van Raamvliet Welsh Springer Spaniels




The roots of the Welsh Springer Spaniel can be found in Great-Britain, to be specific in Wales. In the 19th century the Williams of Ynys-Y-Gerwn family bred and hunted with the red and white Springer Spaniel. They lived in the Neath Valley. Mr. Williams was one of the most important persons who took care that the Welsh got recognised by the English Kennel club as a breed on its own, so in 1902 there were beside the English Springer Spaniel also the Welsh Springer Spaniel. As far as we know in 1908 the first Welsh Springer set foot on Dutch grounds but was of no importance for the breed in Holland. Beginning fifties a few Welsh came to Holland, mainly for hunting, and in 1955 the first litter was born in Holland. Still breeders buy dogs in the United Kingdom, but in the seventies a great number of Welshies was imported and most Welshies from this time are related to them. At this moment more than 3000 Welshies were entered in the books by the Dutch Kennel Club over the years and we asume that there are around 1700 Welshies alive. We don't have many breeders but a number of 160 puppies a year is the average result of the past ten years. This is more than in some other countries in Europe, accept the U.K. of course. Also in Sweden, Finland, Tsjechie they breed the same number or even more puppies and in Denmark, Norway, France, Austria and Germany there are also a few breeders of Welsh Springer Spaniels.



The Welsh Springer Spaniel is one out of eight spaniels and the most important characteristic is its striking coat with halflong silky hair and red and white markings. A true eyecatcher amongst the other gundogs. Their approximate heigth is 48 cms (19ins) for dogs and 46 cms (18ins) for bitches. They are built for endurance and hard work. Fortunately there is no difference between a working Welsh and a Welsh for showing but there should be a difference between a dog and a bitch. A dog has to be a real dog and a bitch is finer and has more elegance. Since 1992 the Dutch breeders in our union already decided not to dock the tails anymore so there are already loads of Welsh Springers in Holland with a tail like a Setter.



The Welsh' character can be described as merry and active. They are very curious and sometimes sham deaf. Perseverance and consistent attitude are necessary for the education but never be hard. They love children and they love to play. The Welsh is a true member of the family and feels the moods. If you are looking for a watch-dog, don't rely on a Welsh. He will love every new visitor, even when the visitor is not wanted.  He will wag his tail for a burglar because a Welsh is a dog who loves company and the more people there are the better. To be short, a Welsh is an ideal dog, who can give you everything you want, unless well educated of course, but this counts for all dogs.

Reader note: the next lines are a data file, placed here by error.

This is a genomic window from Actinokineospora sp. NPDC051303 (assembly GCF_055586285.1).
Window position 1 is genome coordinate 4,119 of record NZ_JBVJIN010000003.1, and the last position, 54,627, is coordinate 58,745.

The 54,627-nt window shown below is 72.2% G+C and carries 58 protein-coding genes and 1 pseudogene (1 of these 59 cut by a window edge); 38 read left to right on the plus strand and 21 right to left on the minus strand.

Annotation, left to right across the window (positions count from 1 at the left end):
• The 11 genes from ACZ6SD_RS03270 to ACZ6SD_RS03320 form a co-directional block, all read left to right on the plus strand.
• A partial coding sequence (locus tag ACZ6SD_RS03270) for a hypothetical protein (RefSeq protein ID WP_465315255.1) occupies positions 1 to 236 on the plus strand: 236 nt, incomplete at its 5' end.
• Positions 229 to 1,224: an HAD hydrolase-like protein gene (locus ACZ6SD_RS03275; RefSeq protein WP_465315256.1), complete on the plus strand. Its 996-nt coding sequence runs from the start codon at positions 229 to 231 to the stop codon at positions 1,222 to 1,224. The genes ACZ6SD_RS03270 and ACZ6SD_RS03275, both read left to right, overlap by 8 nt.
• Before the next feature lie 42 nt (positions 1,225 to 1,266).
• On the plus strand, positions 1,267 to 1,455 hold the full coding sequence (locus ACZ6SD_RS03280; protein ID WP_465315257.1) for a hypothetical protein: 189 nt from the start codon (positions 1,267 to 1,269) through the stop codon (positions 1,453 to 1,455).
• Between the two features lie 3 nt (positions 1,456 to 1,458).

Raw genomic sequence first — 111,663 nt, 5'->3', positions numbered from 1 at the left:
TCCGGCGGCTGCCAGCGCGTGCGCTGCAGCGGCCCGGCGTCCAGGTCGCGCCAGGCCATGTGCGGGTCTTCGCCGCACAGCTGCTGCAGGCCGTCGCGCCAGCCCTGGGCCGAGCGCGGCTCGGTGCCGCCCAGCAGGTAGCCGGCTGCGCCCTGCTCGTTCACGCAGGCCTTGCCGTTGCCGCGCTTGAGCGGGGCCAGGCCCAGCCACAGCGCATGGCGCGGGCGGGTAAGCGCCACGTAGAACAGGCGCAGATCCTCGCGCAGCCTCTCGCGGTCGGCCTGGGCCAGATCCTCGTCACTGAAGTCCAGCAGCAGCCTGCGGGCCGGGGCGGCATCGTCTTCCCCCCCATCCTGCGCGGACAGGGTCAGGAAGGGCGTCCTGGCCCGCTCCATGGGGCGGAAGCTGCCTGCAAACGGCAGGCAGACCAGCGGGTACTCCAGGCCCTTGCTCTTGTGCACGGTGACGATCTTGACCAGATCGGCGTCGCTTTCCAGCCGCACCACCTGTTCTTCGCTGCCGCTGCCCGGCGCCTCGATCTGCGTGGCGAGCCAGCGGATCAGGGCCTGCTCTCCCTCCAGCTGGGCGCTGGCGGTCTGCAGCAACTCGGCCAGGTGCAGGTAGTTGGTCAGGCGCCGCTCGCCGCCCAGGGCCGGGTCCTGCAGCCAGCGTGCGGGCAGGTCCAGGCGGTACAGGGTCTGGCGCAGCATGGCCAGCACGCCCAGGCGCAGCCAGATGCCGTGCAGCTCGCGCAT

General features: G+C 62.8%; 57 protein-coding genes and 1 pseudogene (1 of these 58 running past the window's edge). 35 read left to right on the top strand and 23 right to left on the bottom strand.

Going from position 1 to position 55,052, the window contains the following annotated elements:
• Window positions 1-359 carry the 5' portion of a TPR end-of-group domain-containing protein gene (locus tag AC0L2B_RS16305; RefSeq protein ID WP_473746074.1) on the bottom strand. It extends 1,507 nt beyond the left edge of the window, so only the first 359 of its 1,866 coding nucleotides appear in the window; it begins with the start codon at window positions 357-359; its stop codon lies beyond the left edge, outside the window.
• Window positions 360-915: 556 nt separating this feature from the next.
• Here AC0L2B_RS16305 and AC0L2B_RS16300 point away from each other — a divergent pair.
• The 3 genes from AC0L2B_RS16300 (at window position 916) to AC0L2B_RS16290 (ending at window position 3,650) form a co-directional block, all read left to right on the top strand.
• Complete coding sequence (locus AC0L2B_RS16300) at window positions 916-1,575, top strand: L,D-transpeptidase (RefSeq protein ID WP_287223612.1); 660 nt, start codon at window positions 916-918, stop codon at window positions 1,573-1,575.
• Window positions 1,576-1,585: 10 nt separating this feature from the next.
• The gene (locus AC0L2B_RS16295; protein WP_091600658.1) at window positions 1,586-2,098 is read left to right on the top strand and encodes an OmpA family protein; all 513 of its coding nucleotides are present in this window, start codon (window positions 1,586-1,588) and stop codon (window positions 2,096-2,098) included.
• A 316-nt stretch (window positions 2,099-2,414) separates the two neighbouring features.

Nutrition and care

Gundogs are dogs with lots of energy and need proportional quantity of movement. The Welsh is no exception. On a lead to the corner of the street is not sufficient, at least once a day a stiff tour and now and than a good run is necessary. If you don't have the time for this you will get a nervous, unwilling dog. Of course the tours should be adjusted to the age of the dog, rather 10 short tours of 10 minutes with a puppy than 3 times half an hour.

The coat of a Welsh is easy to treat. A few times a week of combing and brushing and 3-4 times a year to the dog groomer would be sufficient.

The Welsh is a true swimmer, no ditch is save and the more mud the better! The typical coat structure makes him white and red again in no time.



In Wales and the rest of the U.K. the Welsh is used for hunting more than they do in Holland. Fortunate a couple of Welshies is trained for hunting and at this moment in Holland several dogs are used for hunting as well. The Welsh can be used for all kinds of work: before the shooting and to retrieve. Some breedlines will be perfect for hunting and some less but most Welshies are very active, intelligent and not afraid for anything!